, NAIROBI, Kenya, Jul 27 – A summit on electricity generation, accessibility and reliability was held at State House Nairobi on Wednesday in the first ever forum of its kind.
The forum dubbed the #StateHouseSummit and attended by President Uhuru Kenyatta in part was aimed at promoting engagement between policy makers and consumers in an effort to keep the former accountable to the latter.
The forum therefore brought together those with a hand in the electricity supply chain – Kenya Power, the Rural Electrification Authority, Kenya Electricity Transmission Company – and consumers who ranged from the jua kali sector to their bigger private sector counterparts.
Domestic electricity consumers were given the opportunity to participate in the event through Twitter using the aforementioned hashtag and #PoweringFreedom and represented by among others blogger Robert Alai.
The Ministry of Energy sought to highlight the Jubilee Administration’s accomplishments on the electricity front in the last three years touting the more than two fold increase in the number of households connected to the electricity grid and the connection of over 22,000 primary schools to the grid.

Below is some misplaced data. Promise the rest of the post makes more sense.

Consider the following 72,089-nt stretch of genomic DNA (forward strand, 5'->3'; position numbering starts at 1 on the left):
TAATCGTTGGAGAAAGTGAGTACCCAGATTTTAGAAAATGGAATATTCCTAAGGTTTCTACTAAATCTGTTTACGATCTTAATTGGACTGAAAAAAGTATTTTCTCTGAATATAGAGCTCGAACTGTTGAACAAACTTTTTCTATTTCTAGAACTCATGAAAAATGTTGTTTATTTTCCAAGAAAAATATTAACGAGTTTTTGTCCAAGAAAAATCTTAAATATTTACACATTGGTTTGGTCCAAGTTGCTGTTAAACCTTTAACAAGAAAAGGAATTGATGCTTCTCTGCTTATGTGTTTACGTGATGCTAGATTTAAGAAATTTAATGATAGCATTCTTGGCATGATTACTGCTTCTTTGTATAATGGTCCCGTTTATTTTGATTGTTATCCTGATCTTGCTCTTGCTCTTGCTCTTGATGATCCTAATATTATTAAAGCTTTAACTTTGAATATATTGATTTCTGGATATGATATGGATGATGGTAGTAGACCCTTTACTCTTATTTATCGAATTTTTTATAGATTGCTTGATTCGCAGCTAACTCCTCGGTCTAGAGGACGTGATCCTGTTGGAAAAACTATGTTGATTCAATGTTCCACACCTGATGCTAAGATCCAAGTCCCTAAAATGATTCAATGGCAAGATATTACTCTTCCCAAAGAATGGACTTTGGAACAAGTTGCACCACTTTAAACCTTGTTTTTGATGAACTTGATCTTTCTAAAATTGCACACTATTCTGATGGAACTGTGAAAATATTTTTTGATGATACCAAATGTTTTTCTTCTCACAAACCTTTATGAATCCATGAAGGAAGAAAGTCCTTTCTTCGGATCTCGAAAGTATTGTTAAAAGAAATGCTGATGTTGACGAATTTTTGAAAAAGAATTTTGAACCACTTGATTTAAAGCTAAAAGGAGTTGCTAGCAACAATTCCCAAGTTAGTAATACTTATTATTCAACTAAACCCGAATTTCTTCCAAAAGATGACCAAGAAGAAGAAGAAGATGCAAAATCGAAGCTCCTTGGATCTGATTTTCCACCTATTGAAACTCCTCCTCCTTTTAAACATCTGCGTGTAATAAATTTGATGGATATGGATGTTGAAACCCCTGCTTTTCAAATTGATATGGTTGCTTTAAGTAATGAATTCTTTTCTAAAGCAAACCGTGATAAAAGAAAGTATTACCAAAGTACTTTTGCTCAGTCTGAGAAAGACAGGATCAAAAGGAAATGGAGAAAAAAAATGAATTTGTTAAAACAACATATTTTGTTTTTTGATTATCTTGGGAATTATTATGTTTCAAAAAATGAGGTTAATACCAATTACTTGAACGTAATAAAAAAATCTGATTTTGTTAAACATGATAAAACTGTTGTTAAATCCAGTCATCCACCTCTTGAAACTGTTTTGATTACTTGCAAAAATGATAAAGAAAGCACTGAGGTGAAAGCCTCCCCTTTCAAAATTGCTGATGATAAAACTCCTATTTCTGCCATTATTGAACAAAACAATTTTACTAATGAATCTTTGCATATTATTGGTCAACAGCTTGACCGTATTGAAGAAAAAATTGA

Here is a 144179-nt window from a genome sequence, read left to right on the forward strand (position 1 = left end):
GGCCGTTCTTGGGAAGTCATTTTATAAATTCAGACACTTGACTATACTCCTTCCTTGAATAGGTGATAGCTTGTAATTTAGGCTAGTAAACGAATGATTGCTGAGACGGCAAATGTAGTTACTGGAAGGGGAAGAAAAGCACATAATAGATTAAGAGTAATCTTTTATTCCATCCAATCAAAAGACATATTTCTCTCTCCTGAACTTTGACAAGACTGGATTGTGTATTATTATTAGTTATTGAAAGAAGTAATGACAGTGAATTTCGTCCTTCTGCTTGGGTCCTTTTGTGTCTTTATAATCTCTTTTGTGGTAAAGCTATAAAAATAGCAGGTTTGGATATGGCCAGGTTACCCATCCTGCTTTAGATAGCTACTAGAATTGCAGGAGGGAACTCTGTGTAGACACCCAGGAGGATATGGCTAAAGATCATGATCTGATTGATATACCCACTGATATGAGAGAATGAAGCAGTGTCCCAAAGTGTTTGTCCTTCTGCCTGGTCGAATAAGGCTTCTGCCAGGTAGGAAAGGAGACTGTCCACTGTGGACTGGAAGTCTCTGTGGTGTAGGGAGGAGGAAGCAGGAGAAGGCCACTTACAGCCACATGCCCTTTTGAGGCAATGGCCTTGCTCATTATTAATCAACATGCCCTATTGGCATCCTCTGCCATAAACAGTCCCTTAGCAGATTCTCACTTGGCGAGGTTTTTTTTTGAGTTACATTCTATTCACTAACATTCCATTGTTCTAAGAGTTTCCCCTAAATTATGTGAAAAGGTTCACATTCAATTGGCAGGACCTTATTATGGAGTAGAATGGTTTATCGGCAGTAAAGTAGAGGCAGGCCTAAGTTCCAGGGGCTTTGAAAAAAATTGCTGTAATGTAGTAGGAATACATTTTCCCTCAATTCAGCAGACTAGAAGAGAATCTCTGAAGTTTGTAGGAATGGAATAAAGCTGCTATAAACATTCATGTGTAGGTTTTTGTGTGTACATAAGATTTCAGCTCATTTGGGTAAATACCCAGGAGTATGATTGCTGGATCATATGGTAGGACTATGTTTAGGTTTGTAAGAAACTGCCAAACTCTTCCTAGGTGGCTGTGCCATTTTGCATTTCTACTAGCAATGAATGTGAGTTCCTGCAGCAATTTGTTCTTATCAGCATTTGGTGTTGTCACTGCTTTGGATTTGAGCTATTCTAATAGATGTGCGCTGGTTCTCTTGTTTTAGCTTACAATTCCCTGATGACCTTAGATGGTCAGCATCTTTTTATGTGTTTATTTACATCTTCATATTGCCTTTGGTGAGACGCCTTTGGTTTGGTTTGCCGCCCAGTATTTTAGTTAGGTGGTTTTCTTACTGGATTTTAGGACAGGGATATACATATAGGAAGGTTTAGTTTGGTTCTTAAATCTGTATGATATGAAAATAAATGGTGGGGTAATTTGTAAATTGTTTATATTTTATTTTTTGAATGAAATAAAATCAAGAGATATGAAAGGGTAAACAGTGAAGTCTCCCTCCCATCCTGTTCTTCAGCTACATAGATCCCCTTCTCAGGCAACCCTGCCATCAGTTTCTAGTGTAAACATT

“We’ve connected as I’m talking 22,242 primary schools,” Energy Cabinet Secretary Charles Keter said.
He together with his team were however taken to task over the high cost of connecting to the grid despite an announcement by President Uhuru Kenyatta in May of 2015 that it would cost Sh15,000 for households located within 600 metres of a transformer to be connected to the grid.
“@UKenyatta is far from reality. We are still receiving quotations of up to 975k when the transformer is 47mtrs away.” @EngWanyonyi tweeted.
— Engineer Wanyonyi (@EngWanyonyi) July 27, 2016
Manufacturers also came under fire for failing to transfer the benefits of industrial power price cuts to the consumer as did contractors from President Kenyatta for seeking to fill their coffers at the expense of the common man.
“We must ask ourselves, are we also negotiating with our independent power producers in a transparent manner because I believe there has been a lot of cloud resulting in us signing agreements that have cost this country heavily,” he said.
He also advised Kenya Power and other stakeholders against abusing their monopoly. “That’s a challenge the entities here should address themselves to. That’s why people are saying you need competition because they believe you’re not running your institutions in the most cost-effective manner and transferring all the benefits to the consumer.”
Even so he expressed optimism that the last mile connectivity project would benefit the youth by way of employment.
The #StateHouseSummit was an initiative of the Presidency’s communications and delivery units with the hope of making the event a regular affair.